I’ve created a blog dedicated to this challenge, which you’ll find here. On it, participants can post reading lists, recommendations, and reviews of specific short stories and short story collections, as well as ruminations on and links related to the short story form more generally. If you’d like to participate in the challenge, let me know in the comments section below or via e-mail. Even if you don’t plan to participate in the challenge, please post the titles of some of your favourite shorts stories or the names of your favourite short story writers below so that participants in the challenge can benefit from your recommendations.

For my own Short Story Reading Challenge, I plan to read ten short story collections by ten writers whose work I’ve not read before. I’m in the midst of compiling my list. But before I post it, I promise to post my own list of favourites from a lifetime of short story reading, so watch this space for that.

Happy Reading!

Friday, December 28, 2007

A Dizzying Day's Reading

I felt a sudden compulsion today to read my way to the end of the many books that crowd my bedside table, each of them somewhere between a half and nine-tenths read. I finished four of them and read a good bit of a couple more. It made for a dizzying day of abrupt shifts in mood. I walked across the Cevennes with Robert Louis Stevenson and his donkey Modestine, I travelled the Mississippi in a houseboat with the grieving Mary Morris, I revisited Sikeston, Missouri with Terry Teachout, I reviewed obesity research with Gina Kolata, I drifted in and out of the lives of the expatriate writers that people Roberto Bolano's short stories, and I paused now and again to savour one of George Murray's sonnets. Marvellous books every one of them and I'm not entirely sure why I've let them all languish unfinished for varying lengths of time. With the short stories and the poetry it's deliberate. I like to sit with a story or a poem for a while rather than rushing headlong into another, so it often takes me weeks and months to work my way through collections of short stories and poems. But what of the rest? In large measure it’s simply that I'm prone to reading far too many books at once. I'm an undisciplined reader who will read only the precise book that I'm in the mood for, so it's not unusual for me to put one book, even a very good book, aside in favour of another on a whim. Indeed, sometimes it's the very best books that I put aside at moments when I just don't have it in me to give them sufficient attention. I note though that novels are seldom to be found among the unfinished books. So evidently the narrative thread usually present in a novel can make a serial monogamist out of this promiscuous reader. And by contrast I can't help but think that I've been giving short shrift to the non-fiction books in drawing them out so long that I don't give myself a proper chance to appreciate them as wholes rather than as sums of parts. Perhaps next year I'll try not to stretch myself quite so thinly across so many books.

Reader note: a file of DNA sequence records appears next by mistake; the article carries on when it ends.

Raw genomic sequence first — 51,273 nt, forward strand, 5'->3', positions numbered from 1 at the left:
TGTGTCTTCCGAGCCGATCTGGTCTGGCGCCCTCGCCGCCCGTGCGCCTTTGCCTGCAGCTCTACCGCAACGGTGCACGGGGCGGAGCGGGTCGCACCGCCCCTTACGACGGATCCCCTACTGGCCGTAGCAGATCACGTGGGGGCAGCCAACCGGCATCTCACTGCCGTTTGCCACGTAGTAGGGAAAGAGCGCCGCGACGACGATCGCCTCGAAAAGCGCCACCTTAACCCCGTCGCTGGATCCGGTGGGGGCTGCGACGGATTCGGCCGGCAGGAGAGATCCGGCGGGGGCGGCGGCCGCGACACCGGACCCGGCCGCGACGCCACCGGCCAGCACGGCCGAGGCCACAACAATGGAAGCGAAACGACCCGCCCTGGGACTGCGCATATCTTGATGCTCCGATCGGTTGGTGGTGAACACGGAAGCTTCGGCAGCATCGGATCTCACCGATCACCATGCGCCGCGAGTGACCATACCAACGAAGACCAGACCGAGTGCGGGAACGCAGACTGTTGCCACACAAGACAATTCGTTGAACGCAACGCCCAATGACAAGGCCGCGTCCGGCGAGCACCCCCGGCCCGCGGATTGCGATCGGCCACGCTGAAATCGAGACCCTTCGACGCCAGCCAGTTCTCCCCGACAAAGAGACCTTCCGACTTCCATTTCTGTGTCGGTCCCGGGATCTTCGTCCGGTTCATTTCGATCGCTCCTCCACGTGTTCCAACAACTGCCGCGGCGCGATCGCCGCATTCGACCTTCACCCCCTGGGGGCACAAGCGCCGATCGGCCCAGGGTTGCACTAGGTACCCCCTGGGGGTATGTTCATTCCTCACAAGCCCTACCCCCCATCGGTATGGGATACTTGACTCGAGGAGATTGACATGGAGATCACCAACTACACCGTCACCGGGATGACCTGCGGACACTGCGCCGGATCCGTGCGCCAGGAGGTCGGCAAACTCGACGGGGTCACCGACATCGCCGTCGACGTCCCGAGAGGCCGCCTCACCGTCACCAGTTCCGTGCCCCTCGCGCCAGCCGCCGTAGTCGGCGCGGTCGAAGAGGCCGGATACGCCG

One Stirring Hour

Robert Louis Stevenson on sleeping afield:

Night is a dead monotonous period under a roof; but in the open world it passes lightly, with its stars and dews and perfumes, and the hours are marked by changes in the face of Nature. What seems a kind of temporal death to people choked between walls and curtains is only a light and living slumber to the man who sleeps afield. All night long he can hear Nature breathing deeply and freely; even as she takes her rest she turns and smiles; and there is one stirring hour unknown to those who dwell in houses, when a wakeful influence goes abroad over the sleeping hemisphere, and all the outdoor world are on their feet. It is then that the cock first crows, not this time to announce the dawn, but like a cheerful watchman speeding the course of night. Cattle awake on the meadows; sheep break their fast on dewy hillsides, and change to a new lair among the ferns; and houseless men, who have lain down with the fowls, open their dim eyes and behold the beauty of the night.